ADVERTISING magnate Lord Maurice Saatchi co-founded the world’s biggest advertising agency — M&C Saatchi. So he knows the power of words and — speaking to Feelgood — he doesn’t indulge in superfluous speeches about the woman whose death has propelled him to try to facilitate a cure for cancer.
Of his three decade long relationship with Mullingar-born Josephine Hart — best known for her 1991 novel, Damage — he says succinctly: “It was the most intense 30-year love affair.”
He met her when he went to work for Haymarket Publishing. She was his boss. Saatchi knew immediately this would be a relationship for life. He lost her two years ago to primary peritoneal cancer, similar to ovarian cancer. She was 69.
The staggering thing, says Saatchi, is that his wife of 27 years and mother of his son, Edward, 28, showed no symptoms at all until the very eve of her diagnosis. “She had a slight tummy ache for a few days. I suggested she go to the doctor because it was just before Christmas. She saw the doctor at 10.30am and by 5.30pm she’d received her death sentence: malignant, advanced, inoperable.”
The couple found themselves on the receiving end of statements like, ‘there’s always hope’ and ‘every case is different’. He recognises these as kindly meant. “With every fingernail in your body you hope in desperation the statements will be true for you, that you’ll be the 1%who survives. But the statements point to the fact that science hasn’t achieved sovereignty in the world of cancer. They can’t be said with an air of finality — there’s always error, doubt, uncertainty.”
He has become, he says, an expert in women’s gynaecological cancers and — having seen Josephine endure chemo and major surgery — a transmitter of a tough no-holds barred message.
“The drugs, cycles of administration and surgical procedures are all 40 years old. It’s not surprising the survival rates for these cancers are the same as they were 40 years ago.”
The impact of treatment is incremental, with hair loss being the least damaging side effect. Next is nausea, diarrhoea, vomiting and fatigue caused by drug treatment. “The bad news is the drug causes such damage to the immune system that fatal infections are allowed enter the body — the likelihood of death becomes dangerously high,” says Saatchi.
Cancer patients and those who stand at their bedside, he says, see scenes that wouldn’t be permitted in a Hollywood horror movie.
A former member of the British Conservative Party, he believes there’s no cure for cancer because the law is a barrier to finding one. He says any deviation by doctors from standard procedure is likely to result in a verdict of guilt of medical negligence. He wants to change this with his Medical Innovations Bill, currently proceeding through the House of Lords.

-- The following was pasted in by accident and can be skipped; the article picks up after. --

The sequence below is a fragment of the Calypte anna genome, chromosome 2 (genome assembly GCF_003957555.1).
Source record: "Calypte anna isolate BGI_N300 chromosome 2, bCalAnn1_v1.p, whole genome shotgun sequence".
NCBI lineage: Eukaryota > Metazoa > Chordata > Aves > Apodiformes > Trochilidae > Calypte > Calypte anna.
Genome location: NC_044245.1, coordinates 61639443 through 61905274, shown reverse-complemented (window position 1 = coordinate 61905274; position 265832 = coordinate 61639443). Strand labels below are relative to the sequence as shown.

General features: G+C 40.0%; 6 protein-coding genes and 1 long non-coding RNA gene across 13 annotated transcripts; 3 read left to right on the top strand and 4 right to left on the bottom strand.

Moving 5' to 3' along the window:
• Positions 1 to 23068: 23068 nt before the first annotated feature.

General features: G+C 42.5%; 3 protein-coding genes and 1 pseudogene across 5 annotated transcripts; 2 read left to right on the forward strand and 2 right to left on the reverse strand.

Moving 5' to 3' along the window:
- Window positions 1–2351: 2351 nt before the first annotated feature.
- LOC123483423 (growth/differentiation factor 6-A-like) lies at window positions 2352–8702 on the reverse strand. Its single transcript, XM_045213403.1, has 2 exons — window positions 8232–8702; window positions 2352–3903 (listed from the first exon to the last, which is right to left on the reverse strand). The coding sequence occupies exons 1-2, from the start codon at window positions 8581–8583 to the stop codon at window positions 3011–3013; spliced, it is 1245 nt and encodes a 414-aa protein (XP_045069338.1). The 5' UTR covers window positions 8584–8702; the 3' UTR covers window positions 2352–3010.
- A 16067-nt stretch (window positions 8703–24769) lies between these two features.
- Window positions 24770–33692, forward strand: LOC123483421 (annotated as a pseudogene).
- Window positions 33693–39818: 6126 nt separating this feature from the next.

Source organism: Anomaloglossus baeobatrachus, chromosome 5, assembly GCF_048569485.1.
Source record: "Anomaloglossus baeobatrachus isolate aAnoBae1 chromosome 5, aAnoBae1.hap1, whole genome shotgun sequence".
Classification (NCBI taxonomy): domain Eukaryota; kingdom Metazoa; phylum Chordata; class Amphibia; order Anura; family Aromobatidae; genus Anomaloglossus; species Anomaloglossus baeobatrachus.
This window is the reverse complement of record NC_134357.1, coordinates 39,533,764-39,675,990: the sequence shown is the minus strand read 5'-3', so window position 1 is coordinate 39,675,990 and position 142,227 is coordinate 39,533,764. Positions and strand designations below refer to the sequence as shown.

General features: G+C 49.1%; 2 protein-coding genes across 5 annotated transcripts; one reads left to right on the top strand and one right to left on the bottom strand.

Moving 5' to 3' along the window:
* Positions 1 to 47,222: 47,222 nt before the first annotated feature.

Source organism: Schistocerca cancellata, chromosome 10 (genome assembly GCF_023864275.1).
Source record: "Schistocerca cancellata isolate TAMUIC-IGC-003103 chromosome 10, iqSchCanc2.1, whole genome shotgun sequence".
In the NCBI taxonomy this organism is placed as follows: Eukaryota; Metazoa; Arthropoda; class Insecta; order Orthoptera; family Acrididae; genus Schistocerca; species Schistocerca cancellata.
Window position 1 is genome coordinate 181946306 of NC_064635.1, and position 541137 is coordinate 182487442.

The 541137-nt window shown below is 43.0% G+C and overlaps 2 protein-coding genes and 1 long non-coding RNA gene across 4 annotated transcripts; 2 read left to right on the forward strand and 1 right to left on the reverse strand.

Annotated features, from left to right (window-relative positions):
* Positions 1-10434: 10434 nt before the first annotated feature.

“The law defines medical negligence as deviation from standard procedure. This represents a serious deterrent to innovation. Innovation is deviation. Non-deviation is non-innovation. It explains why there’s no cure for cancer. The thousands of deaths from cancer each year are wasted lives — they haven’t advanced scientific knowledge by 1cm. I believe if the bill’s enacted it will encourage the person who will cure cancer.”
If made law, the Medical Innovations Bill would promote responsible scientific innovation but also protect against quackery — a hospital’s entire multi-disciplinary team approve the proposed innovative therapy in advance.
Ireland was a dominant force in Josephine Hart’s life. She suffered tragedy here: three of her siblings died when she was young. But it’s also where her life path opened up — a writer, theatrical producer and TV presenter, she learned her love of reading, literature and poetry at St Louis Convent, Carrickmacross.
Saatchi hopes “doctors and judges in Ireland will conclude with colleagues in England that the Bill is important and will save lives”.
According to National Cancer Registry Report 2012, ovarian cancer was the fourth most common cancer in women in Ireland between 1994 and 2010 — on average, 376 cases were diagnosed annually. Five-year survival rates, at 29%, ranked among countries with the poorest survival rates, close to those for England and Scotland.
Orla Dolan, director of external affairs at Cork Cancer Research Centre (CCRC), says it’s more likely that clinical load prevents clinicians in Ireland from dedicating the time they’d like to research.
“They’re overstretched and have to snatch time for research after long clinics and days in theatre. When Nobel Laureate James Watson visited CCRC, he felt worldwide it was red tape that holds back progress, preventing trials from progressing more quickly. That can also be a frustration in Ireland. When you believe a new treatment will make a difference, you want it available as fast as possible. But it’s a balancing act — patient safety is paramount. No-one wants another Thalidomide.”
Consultant gynaecological oncologist Dr John Coulter says clinicians in Cork have been pushing boundaries and utilising novel treatments in situations where other treatments haven’t succeeded. He points to electrochemotherapy — a new treatment pioneered at CCRC — which he has used to treat two patients with gynaecological cancers.
“A novel research idea is only put into clinical practice when research shows promising results and once a safety profile has been established for that treatment. Lord Sacchi’s contention that we’re afraid to try new treatments because of fear of [verdict of medical] negligence isn’t correct.
“Doctors always practice with the ‘first do no harm’ ethic and are duty bound to prove novel treatments are safe prior to clinically applying them, even if we’re convinced they’re the way forward.”
With his bill Saatchi aims to prevent other women from enduring the same hell as Josephine did. For his own personal loss, he sees no such reprieve. Is his campaign to change the law helping him deal with her death? “No,” is the stark response.